Know Your Market… Intimately
Immersing oneself early in a given market can often be the fast track to expertise. Draw material from your own life experience–it is what we all know best.
Know your Market…. Intimately
Budding writers and playwrights are often advised to draw material from what they know best–their own experiences or lives. The business equivalent–know your market inside out.
Multi-billionaire Wayne Huizenga built a one garbage truck company into Waste Management–one of the world’s largest trash hauling companies. Huizenga knew his market instinctively. His Dutch grandfather collected garbage in the late 1800s. At one point during the 1980s, a dozen or so of Huizenga’s family members ran trash-hauling operations. A serial entrepreneur, Huizenga went onto build two more multi-billion dollar companies–Blockbuster and AutoNation.
Early immersion in a given market is, in fact, the springboard of many fortunes. As a youngster, James Leprino, whose company supplies mozzarella to the largest pizza makers in the US, helped his father make cheese for his small business.
S. Truett Cathy, founder of Chickfil-A, learned to cook chicken at his mother’s knee after school as a teenager.
Steven Cohen perfected tape trading by studying stock-price movements from a Long Island breakage.
Timber baron Tim Blixseth learned the trade growing up in Roseburg, Oregon. And the stories go on and on.
It is absolutely true that marketing the market evolves with time, as is the case of Italian millionaire Flavio Briatore, the son of a schoolteacher. Briatore made his fortune marketing Benetton fashion and a Formula One racing team. Along the way, the 56-year-old jet setter learned firsthand the need of conspicuous consumers. Now, in a venture called Billionaire Italian Couture, he is joining forces with designer Angelo Galasso to sell such spendy items as a $45,000 crocodile jacket and $1,000 belts to his fellow super rich. As Briatore recently told Forbes magazine, “This is the market I know. This is the people I know because I’m rich I know what the people want.”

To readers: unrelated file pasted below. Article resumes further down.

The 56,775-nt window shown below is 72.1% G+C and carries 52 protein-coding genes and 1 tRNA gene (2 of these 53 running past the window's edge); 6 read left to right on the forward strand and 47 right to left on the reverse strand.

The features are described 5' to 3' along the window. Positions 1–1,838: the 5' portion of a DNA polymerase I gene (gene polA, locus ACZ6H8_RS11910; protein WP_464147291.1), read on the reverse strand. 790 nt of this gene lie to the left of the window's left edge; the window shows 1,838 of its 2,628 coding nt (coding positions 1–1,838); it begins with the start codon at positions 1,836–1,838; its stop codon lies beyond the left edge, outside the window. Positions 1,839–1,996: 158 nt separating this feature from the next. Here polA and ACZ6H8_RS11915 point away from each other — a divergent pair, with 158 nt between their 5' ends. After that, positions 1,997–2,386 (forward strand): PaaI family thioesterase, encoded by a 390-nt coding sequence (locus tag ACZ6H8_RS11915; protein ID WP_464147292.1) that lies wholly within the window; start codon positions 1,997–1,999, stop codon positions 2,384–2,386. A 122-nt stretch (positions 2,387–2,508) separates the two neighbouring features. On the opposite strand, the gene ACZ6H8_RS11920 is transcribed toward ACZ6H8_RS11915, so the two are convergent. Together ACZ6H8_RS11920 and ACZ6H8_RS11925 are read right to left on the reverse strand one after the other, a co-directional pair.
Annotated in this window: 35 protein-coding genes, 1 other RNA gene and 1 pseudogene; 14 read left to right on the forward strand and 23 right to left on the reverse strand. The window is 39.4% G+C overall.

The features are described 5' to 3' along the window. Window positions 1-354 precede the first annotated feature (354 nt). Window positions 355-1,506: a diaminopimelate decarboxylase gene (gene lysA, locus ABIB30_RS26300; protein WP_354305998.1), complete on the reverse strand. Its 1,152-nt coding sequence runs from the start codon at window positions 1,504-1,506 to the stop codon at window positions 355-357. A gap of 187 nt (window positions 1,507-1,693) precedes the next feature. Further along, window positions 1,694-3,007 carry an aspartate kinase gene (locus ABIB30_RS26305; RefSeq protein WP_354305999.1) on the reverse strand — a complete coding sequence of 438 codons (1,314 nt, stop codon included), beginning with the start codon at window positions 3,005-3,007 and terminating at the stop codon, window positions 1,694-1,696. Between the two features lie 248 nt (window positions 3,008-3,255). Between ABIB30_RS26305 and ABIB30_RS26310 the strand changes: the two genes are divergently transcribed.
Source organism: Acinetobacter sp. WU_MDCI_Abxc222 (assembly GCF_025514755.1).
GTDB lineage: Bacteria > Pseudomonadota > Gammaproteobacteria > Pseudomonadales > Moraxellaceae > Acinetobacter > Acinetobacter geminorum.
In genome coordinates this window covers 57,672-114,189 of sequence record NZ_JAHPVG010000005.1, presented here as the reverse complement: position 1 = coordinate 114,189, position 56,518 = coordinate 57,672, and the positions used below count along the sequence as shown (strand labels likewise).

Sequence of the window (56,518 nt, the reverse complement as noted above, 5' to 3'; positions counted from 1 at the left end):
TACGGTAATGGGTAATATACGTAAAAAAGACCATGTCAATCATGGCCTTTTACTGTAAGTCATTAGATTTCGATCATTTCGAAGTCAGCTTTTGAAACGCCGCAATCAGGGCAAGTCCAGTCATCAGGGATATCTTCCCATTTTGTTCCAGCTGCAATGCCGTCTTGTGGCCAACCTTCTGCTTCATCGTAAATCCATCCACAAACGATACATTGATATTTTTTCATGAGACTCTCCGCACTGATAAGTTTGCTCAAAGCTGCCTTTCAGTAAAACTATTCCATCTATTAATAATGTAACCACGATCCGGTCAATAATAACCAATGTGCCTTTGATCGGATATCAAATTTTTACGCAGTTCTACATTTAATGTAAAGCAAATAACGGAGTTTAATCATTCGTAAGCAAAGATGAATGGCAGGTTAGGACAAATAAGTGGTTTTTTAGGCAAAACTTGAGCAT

One by-product of market mastery is being able to identify new wrinkles and underserved niches, even in established sectors. “Experts have more highly differentiated cognitive ability,” says entrepreneurial studies teacher Professor Shaver. “They can see opportunities others can’t and figure out how to turn them into a business.”
For example, in the mid ‘80s, Thomas Stemberg was itching to start a business. Stemberg had had an earlier career in grocery store management and was almost tempted to go into the business himself but extensive research lead him to conclude that he couldn’t improve on the existing grocery chains. At the same time, he saw a wide-open underserved market in the office supply business so Stemberg started Staples Inc., the $18.2 billion chain of office superstores.
Next week– No. 5 Focus Obsessively and Work, Work, Work…